According to the Bermuda Weather Service, the islands of Bermuda experience a damaging tropical cyclone once every six to seven years, on average.[3] Due to the small area of the island chain, landfalls and direct hits are rare.[3] Strictly speaking, only nine landfalls have occurred during years included in the official Atlantic hurricane database, starting in 1851.[5] When hurricanes Fay and Gonzalo struck Bermuda just days apart in October 2014, that season became the first to produce two landfalls. Two damaging storms impacted Bermuda in September 1899, but the center of the first storm narrowly missed the islands.[6] Tropical cyclones, and their antecedent or remnant weather systems, have affected the territory in all seasons, most frequently in the late summer months.[3] A study of recorded storms from 1609 to 1996 found that direct hits from hurricanes were most common in early September and late October, with an intervening relative lull creating two distinct 'seasons'.[7]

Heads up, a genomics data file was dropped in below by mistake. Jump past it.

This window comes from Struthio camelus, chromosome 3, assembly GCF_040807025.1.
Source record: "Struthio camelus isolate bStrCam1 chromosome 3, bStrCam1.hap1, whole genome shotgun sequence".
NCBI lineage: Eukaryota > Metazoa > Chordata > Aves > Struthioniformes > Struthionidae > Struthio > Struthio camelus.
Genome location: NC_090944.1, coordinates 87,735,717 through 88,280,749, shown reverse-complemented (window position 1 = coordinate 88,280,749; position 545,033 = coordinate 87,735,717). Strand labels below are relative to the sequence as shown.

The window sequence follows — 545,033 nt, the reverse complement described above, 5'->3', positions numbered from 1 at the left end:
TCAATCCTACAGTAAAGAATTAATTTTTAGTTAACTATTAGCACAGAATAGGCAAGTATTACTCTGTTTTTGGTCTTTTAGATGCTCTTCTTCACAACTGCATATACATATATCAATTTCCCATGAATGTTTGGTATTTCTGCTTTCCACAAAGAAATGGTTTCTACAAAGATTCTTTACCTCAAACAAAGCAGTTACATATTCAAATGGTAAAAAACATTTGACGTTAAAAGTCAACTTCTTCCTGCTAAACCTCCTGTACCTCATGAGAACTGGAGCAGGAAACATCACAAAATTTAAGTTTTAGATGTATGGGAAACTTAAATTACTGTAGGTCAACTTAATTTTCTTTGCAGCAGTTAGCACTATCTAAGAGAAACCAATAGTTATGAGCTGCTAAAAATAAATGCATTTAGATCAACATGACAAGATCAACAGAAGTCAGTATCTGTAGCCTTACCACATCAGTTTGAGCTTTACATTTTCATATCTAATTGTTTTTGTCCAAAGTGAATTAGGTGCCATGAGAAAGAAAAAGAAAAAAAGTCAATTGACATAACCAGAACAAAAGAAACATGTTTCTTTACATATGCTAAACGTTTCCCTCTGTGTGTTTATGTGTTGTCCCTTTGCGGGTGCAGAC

Hurricanes late in the year are often in the process of undergoing extratropical transition and receiving baroclinic enhancement.[7] Bermuda is less likely to be impacted during years when the Caribbean, Gulf of Mexico, and southeastern United States are favored targets.[3] Even in intense hurricanes, the islands tend to fare relatively well; ever since a cyclone in 1712 destroyed many wooden buildings, most structures have been built with stone walls and roofs, and are able to withstand severe winds. As a result, hurricane-related deaths have been uncommon since the early 18th century.[3] Ten storms have collectively caused 129 fatalities; 110 of them, or 85%, were the result of shipwrecks along the shore in Hurricane "Ten" of 1926. Hurricane Fabian in 2003 was the only system in the weather satellite era to cause storm-related deaths.